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SurveyMonkey changes its name as it expands beyond surveys

June 9, 2021, 12:00 PM UTC

Say goodbye to SurveyMonkey, and say hello to Momentive. 

The Silicon Valley company best known for online survey tools has changed its name to Momentive to highlight to customers and investors that it also sells a range of business software. Still, online surveys remain the core of Momentive’s business, and the company will retain the SurveyMonkey branding for its flagship product, CEO Zander Lurie said.

SurveyMonkey was founded in 1999, and it held an initial public offering in 2018. Like most tech companies that have gone public in recent years, including Dropbox, DocuSign, and Smartsheet, Momentive is unprofitable, but its sales have grown each year.

In 2020, the company’s revenue rose 22% year over year to $376.6 million, while its losses increased 24% to $91.6 million. Since going public, the company’s shares have risen 25% to $20.

Over the years, SurveyMonkey has become one of the leading providers of corporate surveys, used by executives to learn how customers respond to certain products or how employees feel about issues like working from home. Lurie became SurveyMonkey CEO in 2016, following a six-month leadership stint by Bill Veghte, who became the company’s chief after the sudden death of CEO Dave Goldberg in 2015. 

The company’s fiercest rival is Qualtrics, which was acquired by SAP in 2018 and has since spun out and gone public in 2020, with SAP retaining a majority ownership. 

Like Qualtrics, SurveyMonkey has been developing new software and services extending beyond corporate surveys. Lurie describes these new features as tools to help translate employee and customer feedback into product development and business management decisions.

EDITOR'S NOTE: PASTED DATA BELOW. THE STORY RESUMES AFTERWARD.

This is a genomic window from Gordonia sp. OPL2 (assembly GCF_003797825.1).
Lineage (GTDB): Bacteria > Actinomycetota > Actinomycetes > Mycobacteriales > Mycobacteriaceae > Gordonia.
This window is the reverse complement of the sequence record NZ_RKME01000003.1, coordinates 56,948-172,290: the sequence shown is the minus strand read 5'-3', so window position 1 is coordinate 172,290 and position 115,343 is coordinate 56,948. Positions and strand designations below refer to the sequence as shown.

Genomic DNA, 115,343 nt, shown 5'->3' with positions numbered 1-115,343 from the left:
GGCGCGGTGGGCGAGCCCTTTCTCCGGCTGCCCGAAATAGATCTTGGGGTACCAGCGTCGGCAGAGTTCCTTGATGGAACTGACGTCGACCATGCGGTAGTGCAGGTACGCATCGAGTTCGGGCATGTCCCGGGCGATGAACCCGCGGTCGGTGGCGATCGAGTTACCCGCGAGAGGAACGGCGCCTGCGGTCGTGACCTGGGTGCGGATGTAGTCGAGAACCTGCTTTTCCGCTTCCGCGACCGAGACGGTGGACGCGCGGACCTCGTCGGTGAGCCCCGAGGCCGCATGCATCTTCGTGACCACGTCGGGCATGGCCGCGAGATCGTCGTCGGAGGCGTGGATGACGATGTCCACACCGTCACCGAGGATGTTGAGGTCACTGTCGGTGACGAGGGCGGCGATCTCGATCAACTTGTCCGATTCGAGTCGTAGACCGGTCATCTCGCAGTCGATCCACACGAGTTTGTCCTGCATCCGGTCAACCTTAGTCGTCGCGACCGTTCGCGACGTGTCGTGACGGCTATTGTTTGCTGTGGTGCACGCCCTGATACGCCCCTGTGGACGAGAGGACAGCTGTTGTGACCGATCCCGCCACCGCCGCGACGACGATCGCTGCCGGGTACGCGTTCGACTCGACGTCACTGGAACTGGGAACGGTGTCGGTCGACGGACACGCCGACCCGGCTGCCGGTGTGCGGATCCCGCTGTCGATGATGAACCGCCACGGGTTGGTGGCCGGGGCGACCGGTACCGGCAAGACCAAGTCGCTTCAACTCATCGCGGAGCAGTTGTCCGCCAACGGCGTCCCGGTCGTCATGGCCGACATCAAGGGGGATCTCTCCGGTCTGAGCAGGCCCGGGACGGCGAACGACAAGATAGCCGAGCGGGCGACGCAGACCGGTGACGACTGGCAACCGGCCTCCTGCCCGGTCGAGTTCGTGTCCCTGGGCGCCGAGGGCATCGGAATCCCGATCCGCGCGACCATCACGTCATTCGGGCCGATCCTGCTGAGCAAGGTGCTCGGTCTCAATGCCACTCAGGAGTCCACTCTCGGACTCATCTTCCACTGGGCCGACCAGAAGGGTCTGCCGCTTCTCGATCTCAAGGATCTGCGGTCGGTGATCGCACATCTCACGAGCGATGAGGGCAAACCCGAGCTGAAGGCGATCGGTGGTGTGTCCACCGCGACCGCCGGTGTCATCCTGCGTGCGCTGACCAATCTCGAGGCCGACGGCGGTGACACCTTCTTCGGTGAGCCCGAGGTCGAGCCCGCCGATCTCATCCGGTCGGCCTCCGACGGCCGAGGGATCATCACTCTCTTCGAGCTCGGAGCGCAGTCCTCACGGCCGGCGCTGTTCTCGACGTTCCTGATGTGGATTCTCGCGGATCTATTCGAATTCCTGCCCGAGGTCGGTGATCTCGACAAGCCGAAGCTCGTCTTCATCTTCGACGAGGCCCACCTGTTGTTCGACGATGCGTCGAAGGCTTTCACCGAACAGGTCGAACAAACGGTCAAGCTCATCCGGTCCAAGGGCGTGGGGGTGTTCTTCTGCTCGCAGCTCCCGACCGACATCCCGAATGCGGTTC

Executives felt that the name SurveyMonkey, while relatively well known, created a misperception that the company was only focused on surveys, and that a new name would better reflect its broader portfolio of software and services.

The new name, Momentive, is “a made-up word” that “symbolizes momentum, adaptability, active, momentous—this moment in time,” Lurie said. Executives spent the past year working with the corporate branding firm Salt to evaluate “hundreds of names” and researching—through surveys, of course—how different constituents responded to various names, he said.

Some of the discarded names included Bellwether, one of Lurie’s favorites from early in the branding process, and Fireclay, a name representing the “idea of being able to mold something,” Lurie said. Regarding Fireclay, management decided that the name might evoke too many negative thoughts of Northern California fires from last summer, he said.

In the end, Momentive was the winner because it matched the company’s perception of its software and influence. 

“If you’re collecting feedback about a product or campaign or pricing strategy or service offer, you’ve got to collect great feedback and make the right call, and we feel like Momentive gives us a big canvas to paint there,” Lurie said. 

The company is also investing heavily in A.I. to help customers analyze the language in corporate surveys to determine their effectiveness or if they contain words that “might be triggering language” for certain groups, Lurie said. A spokesperson added that Momentive’s machine learning team is comprised of 16 employee and is led by four women of color, a contrast from most corporate A.I. groups, which are predominantly led by white men.

As Momentive expands beyond surveys, it will likely face new competition, not just from large business software companies, but also from larger consulting firms. Businesses typically use consultants like McKinsey and Bain to help make business decisions based on data gathered from surveys. 

Some of Momentive’s new products are intended to help clients reduce their reliance on consulting firms.  

“Some people do go off and work with McKinsey or Bain or others with our data,” Lurie said. “And we celebrate that. We don’t try to be everything to all people. But we want to help you with software…[and] get the kind of data you need to take action.”

Lurie characterizes the name change as being “a more exciting day for me than the IPO day by far,” representing “a signal of our ambitions to paint a bigger, bolder strategy.”

“I mean, IPO day was an important milestone, and a quick fun celebration in New York,” Lurie said. “This is a much bolder and strategic move for us to define the category and take a bigger share of it.”

Story updated at June 9, 12:00 PM ET with spokesperson’s comments on Momentive’s A.I. team.

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